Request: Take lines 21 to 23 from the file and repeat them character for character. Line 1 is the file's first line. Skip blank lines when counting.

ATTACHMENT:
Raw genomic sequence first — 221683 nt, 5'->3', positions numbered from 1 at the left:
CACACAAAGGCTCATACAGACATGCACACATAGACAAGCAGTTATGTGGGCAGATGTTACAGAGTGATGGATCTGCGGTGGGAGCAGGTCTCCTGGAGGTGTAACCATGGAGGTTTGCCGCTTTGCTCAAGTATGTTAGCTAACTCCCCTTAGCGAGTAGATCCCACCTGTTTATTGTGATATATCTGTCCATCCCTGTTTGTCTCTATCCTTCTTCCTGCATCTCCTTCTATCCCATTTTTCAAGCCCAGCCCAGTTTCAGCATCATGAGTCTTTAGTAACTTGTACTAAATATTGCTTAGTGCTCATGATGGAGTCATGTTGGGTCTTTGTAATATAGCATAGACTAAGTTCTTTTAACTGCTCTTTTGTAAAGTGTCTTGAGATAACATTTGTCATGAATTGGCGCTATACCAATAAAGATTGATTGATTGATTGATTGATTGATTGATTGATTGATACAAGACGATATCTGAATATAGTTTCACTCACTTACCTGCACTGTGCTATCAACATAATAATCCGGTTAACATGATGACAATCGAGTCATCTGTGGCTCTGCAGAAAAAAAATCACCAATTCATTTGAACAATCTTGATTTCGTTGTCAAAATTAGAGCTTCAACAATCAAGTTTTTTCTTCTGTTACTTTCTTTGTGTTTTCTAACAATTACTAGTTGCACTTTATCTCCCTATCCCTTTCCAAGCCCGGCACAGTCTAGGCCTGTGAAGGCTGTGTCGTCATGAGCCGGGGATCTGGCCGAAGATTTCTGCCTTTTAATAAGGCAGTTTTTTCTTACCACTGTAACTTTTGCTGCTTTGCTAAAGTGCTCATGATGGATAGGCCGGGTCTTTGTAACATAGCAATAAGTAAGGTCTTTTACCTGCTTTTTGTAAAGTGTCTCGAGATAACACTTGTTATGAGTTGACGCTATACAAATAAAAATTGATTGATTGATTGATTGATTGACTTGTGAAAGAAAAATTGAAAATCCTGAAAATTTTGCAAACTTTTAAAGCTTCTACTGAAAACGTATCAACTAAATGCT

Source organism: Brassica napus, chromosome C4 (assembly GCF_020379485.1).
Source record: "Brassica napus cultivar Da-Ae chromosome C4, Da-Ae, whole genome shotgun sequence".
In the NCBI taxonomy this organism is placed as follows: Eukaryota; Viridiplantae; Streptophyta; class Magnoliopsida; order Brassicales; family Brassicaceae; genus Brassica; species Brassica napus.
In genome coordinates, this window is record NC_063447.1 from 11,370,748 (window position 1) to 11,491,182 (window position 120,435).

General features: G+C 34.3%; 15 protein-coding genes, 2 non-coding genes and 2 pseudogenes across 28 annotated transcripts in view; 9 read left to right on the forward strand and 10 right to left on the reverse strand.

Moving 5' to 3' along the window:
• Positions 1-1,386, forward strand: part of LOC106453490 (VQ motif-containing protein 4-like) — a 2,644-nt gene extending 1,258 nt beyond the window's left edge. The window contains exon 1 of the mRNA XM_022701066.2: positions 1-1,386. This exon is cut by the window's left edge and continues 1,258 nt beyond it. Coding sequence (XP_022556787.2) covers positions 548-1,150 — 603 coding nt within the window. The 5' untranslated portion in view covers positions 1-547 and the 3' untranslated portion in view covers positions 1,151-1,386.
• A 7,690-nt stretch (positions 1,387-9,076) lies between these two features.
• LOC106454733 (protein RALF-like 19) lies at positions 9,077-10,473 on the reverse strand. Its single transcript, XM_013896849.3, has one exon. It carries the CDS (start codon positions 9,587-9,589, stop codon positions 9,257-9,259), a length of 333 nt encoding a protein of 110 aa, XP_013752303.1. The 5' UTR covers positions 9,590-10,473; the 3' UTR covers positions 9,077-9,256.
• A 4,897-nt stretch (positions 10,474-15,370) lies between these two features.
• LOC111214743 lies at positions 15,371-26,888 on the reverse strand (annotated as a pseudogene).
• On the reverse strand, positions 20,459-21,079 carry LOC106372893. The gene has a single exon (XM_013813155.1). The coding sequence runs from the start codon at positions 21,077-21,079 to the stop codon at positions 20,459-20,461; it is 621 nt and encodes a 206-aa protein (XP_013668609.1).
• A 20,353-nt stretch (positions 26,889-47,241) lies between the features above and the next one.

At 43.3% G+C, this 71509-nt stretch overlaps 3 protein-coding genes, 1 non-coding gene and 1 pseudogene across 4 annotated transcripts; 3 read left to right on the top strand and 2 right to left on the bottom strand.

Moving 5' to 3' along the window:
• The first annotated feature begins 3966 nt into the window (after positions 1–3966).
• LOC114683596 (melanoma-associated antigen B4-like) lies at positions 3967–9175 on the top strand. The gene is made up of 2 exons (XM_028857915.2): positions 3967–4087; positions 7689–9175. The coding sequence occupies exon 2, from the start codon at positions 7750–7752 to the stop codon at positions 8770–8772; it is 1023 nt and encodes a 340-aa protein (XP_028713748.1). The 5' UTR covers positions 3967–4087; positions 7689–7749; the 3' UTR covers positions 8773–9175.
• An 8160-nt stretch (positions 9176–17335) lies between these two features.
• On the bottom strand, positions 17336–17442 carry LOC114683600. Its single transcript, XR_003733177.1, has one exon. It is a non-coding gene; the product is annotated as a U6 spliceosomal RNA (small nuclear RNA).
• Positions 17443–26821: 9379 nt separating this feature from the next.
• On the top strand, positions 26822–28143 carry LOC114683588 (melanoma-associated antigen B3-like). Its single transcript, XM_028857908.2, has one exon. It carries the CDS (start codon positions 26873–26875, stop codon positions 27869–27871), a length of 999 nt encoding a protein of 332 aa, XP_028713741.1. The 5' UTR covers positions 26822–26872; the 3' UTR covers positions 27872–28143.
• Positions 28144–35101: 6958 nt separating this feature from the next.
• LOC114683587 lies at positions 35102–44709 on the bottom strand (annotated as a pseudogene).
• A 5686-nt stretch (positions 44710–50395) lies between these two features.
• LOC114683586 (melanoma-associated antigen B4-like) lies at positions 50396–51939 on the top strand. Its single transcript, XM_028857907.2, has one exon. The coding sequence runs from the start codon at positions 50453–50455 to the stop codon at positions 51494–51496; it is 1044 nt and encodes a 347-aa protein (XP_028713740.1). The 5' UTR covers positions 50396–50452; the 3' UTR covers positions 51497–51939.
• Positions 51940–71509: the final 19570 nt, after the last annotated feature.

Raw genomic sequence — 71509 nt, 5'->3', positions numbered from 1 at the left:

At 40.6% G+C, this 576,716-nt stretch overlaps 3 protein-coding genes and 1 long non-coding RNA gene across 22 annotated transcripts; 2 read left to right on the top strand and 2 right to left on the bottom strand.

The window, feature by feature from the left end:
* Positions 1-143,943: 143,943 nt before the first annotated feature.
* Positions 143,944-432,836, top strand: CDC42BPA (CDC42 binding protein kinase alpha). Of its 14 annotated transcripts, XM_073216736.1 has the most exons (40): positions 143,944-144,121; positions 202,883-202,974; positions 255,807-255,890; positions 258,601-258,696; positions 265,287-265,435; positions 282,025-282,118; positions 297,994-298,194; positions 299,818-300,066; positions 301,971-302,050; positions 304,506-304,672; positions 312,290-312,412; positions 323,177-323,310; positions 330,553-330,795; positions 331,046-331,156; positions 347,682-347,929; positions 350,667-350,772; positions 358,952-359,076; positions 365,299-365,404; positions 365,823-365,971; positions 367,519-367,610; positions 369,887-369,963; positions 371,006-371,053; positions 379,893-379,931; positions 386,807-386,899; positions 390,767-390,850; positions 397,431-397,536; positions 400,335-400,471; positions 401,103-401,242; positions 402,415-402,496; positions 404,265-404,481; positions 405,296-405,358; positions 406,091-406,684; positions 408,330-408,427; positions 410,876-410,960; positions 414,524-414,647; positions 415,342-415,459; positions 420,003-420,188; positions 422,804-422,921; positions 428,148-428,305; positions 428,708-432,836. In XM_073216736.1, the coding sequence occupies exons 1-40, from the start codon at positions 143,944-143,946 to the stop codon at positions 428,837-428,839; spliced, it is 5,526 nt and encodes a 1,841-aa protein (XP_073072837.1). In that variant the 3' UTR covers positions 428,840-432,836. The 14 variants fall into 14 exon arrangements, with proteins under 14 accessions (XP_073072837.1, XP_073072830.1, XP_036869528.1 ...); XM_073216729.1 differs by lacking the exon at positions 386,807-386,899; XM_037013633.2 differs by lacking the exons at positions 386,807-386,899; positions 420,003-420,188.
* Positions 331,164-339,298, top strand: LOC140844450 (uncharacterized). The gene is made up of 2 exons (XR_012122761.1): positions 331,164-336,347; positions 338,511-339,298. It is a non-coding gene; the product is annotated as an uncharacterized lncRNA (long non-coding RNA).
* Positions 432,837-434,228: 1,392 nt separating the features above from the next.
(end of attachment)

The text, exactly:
• On the bottom strand, positions 17336–17442 carry LOC114683600. Its single transcript, XR_003733177.1, has one exon. It is a non-coding gene; the product is annotated as a U6 spliceosomal RNA (small nuclear RNA).
• Positions 17443–26821: 9379 nt separating this feature from the next.
• On the top strand, positions 26822–28143 carry LOC114683588 (melanoma-associated antigen B3-like). Its single transcript, XM_028857908.2, has one exon. It carries the CDS (start codon positions 26873–26875, stop codon positions 27869–27871), a length of 999 nt encoding a protein of 332 aa, XP_028713741.1. The 5' UTR covers positions 26822–26872; the 3' UTR covers positions 27872–28143.